Verses that could benefit from fewer references and more fresh air.




A collection of poetry that spans centuries but that remains fixed in a single moment.

In this debut work, Hays creates an environment that’s heavily influenced by the writings of poets that came before him, including those that forged our contemporary understanding of poetry. The book opens with “Inscriptions,” a section in which the author has collected a series of quotes from various works. These serve as epigraphs, setting the tone for what’s to come— elegiac proclamations about the natural world, the oneness of man with nature, and the unpredictability of passion. Hays then divides his book into three sections. In “Great Are the Myths,” he uses a series of references to explore what constitutes a literary character (“the parable process of becoming more sensitive more / Artistry is the transitory fragile vanity of fleeting beauty fleeting”). The second section, “Song of Myself,” spins off of Walt Whitman’s famous title to provide readers with a more contemporary voice that resonates for readers living today (“like when I almost cried / because you cried / when we got high and saw The Jungle Book, / the one where the animals / didn’t have city words / and was about true love”). Finally, the third section, “Song of the Answerer,” functions as a reflection on love and on how it helps shape identity and language (“love colors all and covers all, / and all the variants of unlove / discolor and uncover all, / efficacious making fault thick / when love unmade is thin”). Although thematically, Hays’ project has promise, it’s overly burdened by the weight of its context and allusions, which the author pays very close attention to maintaining. For instance, the poet’s incorporation of epigraphs to launch his poems is at times helpful to situate the persona’s framework; however, it also throws off their autonomous dynamism and makes them depend too much on the creative landscape of the lines of the poem above. The work often shines in the more contemporary language of the second section, as it’s less weighed down by allusive connotations: “I scout the sky / for the approaching clouds, / our stoic supporting cast– / artists / staggering in with hangovers / after a hard day’s night / to droop around and glisten glib lines.” Nonetheless, it’s not until this section that the work gains momentum. Before this, readers are asked to navigate poems that feel like amorphous iterations of T.S. Eliot’s The Waste Land. Although that may be amusing for some readers, it also, and more importantly, causes the work to veer off course. When the text gets more personal, as it does in “Like Escaping into Similes,” quoted above, or in “I. ever seized and seizing” (“and it is none / that can live / and die and live / again / but man ungiving, / man, I, plantless”), the poems burst with story, making the overwrought references found in other poems unnecessary.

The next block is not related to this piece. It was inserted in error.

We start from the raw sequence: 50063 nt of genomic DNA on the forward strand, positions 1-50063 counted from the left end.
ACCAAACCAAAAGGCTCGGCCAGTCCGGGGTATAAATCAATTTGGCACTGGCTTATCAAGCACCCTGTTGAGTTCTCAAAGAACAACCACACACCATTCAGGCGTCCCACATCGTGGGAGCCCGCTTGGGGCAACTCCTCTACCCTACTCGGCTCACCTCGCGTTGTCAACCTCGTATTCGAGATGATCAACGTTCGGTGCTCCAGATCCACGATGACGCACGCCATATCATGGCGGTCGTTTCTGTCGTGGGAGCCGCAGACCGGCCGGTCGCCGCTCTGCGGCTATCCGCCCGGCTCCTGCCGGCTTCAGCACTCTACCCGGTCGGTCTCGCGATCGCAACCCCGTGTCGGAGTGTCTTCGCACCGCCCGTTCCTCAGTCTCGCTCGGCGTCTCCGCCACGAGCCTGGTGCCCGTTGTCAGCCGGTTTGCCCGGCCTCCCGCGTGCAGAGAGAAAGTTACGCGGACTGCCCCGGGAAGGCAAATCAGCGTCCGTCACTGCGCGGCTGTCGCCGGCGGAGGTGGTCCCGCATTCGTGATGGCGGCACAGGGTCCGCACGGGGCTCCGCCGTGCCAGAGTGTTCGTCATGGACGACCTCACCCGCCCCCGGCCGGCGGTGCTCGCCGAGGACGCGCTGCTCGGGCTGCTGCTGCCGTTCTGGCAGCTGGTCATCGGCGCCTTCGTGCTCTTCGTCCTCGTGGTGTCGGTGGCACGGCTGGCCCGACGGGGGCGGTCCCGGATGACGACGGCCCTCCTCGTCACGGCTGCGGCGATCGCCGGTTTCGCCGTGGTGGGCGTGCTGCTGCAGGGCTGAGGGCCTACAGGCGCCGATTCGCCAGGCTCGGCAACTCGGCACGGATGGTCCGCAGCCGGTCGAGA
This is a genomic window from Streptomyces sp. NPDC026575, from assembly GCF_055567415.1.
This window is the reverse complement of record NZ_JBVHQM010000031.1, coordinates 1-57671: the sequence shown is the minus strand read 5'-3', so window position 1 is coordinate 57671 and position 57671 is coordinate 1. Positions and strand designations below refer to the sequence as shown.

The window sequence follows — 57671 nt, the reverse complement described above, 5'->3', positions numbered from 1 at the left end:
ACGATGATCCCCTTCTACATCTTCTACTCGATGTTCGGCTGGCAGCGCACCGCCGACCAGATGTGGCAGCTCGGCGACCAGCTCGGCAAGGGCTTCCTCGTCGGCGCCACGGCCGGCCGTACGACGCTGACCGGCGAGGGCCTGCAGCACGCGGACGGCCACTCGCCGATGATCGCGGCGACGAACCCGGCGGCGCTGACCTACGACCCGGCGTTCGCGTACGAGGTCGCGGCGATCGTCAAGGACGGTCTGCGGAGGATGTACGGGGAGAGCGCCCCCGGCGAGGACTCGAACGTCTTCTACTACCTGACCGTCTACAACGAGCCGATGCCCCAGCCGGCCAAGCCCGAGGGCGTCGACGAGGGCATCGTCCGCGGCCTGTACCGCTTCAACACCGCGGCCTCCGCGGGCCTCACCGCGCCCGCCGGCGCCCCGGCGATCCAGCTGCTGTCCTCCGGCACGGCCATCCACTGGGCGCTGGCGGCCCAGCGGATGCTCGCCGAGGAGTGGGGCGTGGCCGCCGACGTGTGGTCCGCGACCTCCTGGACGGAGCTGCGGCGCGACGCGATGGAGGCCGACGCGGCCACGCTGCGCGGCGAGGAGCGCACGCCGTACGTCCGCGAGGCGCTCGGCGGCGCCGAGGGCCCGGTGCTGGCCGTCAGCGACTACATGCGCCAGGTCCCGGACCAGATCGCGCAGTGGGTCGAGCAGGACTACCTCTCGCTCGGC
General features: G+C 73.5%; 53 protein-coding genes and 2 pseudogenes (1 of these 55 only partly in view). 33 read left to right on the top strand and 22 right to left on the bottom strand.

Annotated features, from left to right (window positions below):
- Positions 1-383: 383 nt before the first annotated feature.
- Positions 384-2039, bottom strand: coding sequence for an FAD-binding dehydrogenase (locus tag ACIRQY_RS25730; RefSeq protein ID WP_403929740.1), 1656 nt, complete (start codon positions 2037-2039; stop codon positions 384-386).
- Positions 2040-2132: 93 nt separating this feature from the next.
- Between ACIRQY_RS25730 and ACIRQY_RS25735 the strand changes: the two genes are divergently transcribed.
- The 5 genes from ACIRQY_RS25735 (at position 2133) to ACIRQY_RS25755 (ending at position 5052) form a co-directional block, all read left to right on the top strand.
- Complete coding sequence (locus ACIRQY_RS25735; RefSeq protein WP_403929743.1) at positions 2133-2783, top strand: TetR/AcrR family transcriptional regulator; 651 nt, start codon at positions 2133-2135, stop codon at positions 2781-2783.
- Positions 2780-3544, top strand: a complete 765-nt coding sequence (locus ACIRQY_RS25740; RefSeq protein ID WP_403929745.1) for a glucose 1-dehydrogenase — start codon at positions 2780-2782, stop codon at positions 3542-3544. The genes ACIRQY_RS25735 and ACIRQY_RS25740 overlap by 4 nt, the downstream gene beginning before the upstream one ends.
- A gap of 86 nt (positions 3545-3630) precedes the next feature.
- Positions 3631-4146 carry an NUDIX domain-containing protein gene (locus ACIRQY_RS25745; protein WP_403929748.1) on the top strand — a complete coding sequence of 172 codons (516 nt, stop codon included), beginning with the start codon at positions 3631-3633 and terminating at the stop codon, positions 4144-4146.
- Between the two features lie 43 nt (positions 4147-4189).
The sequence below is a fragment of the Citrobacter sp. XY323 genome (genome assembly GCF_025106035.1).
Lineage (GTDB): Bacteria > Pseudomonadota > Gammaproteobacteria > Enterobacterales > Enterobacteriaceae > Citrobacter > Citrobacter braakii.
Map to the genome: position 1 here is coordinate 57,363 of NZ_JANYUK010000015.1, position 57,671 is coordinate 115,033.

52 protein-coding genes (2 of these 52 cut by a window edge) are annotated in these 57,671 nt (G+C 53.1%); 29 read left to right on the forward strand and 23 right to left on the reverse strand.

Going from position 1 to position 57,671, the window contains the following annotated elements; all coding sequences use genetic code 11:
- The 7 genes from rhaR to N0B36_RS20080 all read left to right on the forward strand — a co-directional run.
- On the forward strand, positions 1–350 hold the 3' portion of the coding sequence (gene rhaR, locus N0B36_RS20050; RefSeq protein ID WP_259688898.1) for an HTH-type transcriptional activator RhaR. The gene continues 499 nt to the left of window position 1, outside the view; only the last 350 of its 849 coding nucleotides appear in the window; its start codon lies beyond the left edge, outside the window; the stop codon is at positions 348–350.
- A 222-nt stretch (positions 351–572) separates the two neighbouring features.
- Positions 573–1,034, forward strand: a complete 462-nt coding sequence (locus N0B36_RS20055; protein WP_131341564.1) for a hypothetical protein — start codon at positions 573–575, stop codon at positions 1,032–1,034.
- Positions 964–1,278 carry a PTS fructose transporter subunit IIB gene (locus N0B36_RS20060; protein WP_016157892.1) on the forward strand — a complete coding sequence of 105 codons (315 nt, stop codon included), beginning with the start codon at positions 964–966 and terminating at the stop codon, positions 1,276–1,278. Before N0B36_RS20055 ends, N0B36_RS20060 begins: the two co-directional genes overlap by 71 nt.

Verses that could benefit from fewer references and more fresh air.

Pub Date: N/A


Page Count: 195

Publisher: Rilke Hopkins Press

Review Posted Online: Nov. 29, 2017

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A volume of poetry and prose that offers heroic visions of urban African Americans.


A debut multigenre collection of short pieces presents vignettes focusing on the lives of African Americans from a variety of perspectives, both real and fanciful.